A certain number of people, not everybody, but a certain number of people jump that fire trail and begin working their way through the perversions of -- you know, they call it paraphelias of beast reality and child pornography and homosexual violence and many things. And it -- even there, it moves on down the road, for a few very, very few, thankfully, that come to the end of all that and sit there for a little while and then say, I will try it.
KING: Why was the attorney general's commission the worst time for you?
DOBSON: It's miserable stuff.
KING: And you had to look at it?
DOBSON: Absolutely horrible. We're not talking about soft-core pornography. We're talking about the most gross stuff you could imagine and probably some things that you couldn't imagine. And that's what happens. That's how there's so many people out there interested in children. That wasn't true 50 years ago or 100 years ago. It was -- you know, the media not withstanding, it was just not as common. And it's pornography that has done that.
KING: Dr. James Dobson, a best selling author. His newest is "Bringing up Boys: Practical Advice and Encouragement For Those Shaping The Next Generation of Men." As he's explained before, it ain't like bringing up girls. We'll be back with more and we'll be taking your phone calls for Dr. Dobson. Don't go away.
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KING: ... three boys should understand that -- just that's the nature of this danger?
DOBSON: That's the kind of world we live in today. I mean we know that there are terrorists' cells all around us and that they have designs on us and we do need to pay attention. In fact, the president has told us that we need to be listening. We need to be aware of what's taking place.
KING: Let's go to some calls. We'll be interdispersing questions as well.
Toronto for Dr. James Dobson, hello.
CALLER: Hi, my question, Dr. Dobson, you mentioned early in the show that the people on September the 11th who died, who didn't have a personal relationship with Jesus Christ, you know, basically didn't go to heaven. Do you honestly believe that people of different faiths other than Christian, Muslim, Hindu, Jewish faiths, are those people when they die all going to hell?
DOBSON: I don't think you heard the second half of my answer, because I was attempting to explain that that would require me to put myself in judgment of everybody around the world. And if you did not conform to my notions, then you're damned. I don't know. So I'm thankful that I don't have to decide that. You know the...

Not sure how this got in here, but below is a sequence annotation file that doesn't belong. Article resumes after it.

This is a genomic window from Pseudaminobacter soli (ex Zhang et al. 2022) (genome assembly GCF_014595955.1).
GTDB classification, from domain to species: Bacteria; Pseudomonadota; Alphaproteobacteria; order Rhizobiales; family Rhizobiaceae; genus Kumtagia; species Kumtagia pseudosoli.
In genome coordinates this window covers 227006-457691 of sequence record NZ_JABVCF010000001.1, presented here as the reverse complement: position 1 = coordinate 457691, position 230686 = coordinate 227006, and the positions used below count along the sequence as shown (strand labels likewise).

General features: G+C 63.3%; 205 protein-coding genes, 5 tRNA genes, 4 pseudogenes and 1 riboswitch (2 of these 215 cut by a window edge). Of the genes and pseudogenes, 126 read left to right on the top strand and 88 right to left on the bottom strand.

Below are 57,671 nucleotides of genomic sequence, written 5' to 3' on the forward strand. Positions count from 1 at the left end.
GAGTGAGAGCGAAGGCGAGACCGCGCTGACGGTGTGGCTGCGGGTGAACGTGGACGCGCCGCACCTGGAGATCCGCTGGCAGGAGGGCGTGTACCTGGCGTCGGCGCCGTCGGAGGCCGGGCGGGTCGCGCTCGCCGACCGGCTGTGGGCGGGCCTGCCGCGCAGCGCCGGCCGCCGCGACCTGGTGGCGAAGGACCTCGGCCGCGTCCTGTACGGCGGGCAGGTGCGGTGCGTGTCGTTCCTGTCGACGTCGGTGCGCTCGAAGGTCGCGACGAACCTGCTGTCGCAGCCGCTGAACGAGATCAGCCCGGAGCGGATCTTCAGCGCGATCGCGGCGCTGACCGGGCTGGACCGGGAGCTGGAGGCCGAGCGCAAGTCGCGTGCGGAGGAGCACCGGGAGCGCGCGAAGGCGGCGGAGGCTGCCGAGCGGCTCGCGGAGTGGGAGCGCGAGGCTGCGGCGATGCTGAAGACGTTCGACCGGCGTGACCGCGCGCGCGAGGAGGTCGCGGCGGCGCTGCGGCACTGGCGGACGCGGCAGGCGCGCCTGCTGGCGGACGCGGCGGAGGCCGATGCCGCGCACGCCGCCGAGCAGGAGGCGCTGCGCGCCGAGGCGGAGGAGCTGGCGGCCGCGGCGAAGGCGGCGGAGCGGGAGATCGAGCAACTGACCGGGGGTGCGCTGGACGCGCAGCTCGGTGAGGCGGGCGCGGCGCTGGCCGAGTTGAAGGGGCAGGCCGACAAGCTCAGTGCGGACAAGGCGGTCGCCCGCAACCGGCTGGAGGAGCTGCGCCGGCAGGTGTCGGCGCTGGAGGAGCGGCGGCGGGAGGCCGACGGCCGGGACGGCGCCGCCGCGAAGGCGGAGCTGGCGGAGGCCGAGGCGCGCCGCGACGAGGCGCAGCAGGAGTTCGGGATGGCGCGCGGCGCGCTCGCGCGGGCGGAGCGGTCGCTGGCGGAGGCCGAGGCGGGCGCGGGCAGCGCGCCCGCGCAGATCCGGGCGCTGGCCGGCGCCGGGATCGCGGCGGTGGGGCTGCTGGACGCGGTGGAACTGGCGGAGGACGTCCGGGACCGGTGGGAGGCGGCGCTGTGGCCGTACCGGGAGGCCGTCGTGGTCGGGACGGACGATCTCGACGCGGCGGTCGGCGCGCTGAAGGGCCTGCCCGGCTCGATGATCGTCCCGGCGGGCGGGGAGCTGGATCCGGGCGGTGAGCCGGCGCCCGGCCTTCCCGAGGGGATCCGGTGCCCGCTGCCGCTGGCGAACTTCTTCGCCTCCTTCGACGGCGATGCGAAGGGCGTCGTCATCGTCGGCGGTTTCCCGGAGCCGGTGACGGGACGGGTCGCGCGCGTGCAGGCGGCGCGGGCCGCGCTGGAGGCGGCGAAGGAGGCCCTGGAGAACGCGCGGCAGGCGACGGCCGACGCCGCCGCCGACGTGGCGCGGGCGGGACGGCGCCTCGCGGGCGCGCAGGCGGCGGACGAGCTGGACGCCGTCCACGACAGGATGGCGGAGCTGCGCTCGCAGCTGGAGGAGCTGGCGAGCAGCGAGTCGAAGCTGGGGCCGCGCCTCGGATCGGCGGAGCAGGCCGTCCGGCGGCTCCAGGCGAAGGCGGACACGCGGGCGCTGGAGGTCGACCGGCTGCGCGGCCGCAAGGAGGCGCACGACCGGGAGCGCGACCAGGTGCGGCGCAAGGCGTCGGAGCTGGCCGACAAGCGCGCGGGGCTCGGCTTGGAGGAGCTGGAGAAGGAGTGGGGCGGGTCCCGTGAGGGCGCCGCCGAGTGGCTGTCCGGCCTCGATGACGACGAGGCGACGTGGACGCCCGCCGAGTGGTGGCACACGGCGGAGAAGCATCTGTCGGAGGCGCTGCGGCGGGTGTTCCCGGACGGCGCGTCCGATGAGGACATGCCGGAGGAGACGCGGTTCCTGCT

KING: But it's what you believe.
DOBSON: I believe the scripture makes it clear that Jesus Christ came to provide a remedy for sin and to be a savior to those who would believe on His name and that through Him, they would be saved.
KING: So the next step has to believe that you believe they go some place others don't.
DOBSON: Yes, that's the implication of it, yes. That's right.
KING: So the woman is correct in saying that? That's what you believe?
KING: You don't know, but it's what you believe.
DOBSON: And I share that believe with about 500 million Christians.
KING: Raleigh, North Carolina, hello.
CALLER: Yes, Dr. Dobson, my question to you is with everything going on with the homosexual rights and the movements throughout the U.S., what's your thought on that because they seem to have a very successful lobbying power? And I was wondering what's the aftermath on them, like after death? And I...
KING: OK. Gays.
DOBSON: Yes. Well, they're certainly on a roll. I don't know who, back about 30 years ago, sat in a smoke-filled room somewhere and came up with the philosophy that would sell just about everything they believe and everything they want but it sure has been effective because it is linked to civil rights and it is something that people find easy to understand. And as a result, I mean nearly everything they've fought for is now happening at -- in rapid succession.
KING: But could you have liked the way they were treated 30 years ago?
DOBSON: No. KING: Hidden?
DOBSON: No, no, Larry. And...
KING: Well, why not come out? Why do you need a smoke-filled room? Fight for your rights.
DOBSON: Yes, because that's not what they're really fighting for. And maybe it is. They've already got that. People are not making fun of homosexuals now.
KING: What do they want?
DOBSON: They want to change the definition of marriage. They want homosexual adoption. They want...
KING: Aren't all those things out of love? They want adoption. They want marriage. Isn't that because they love things?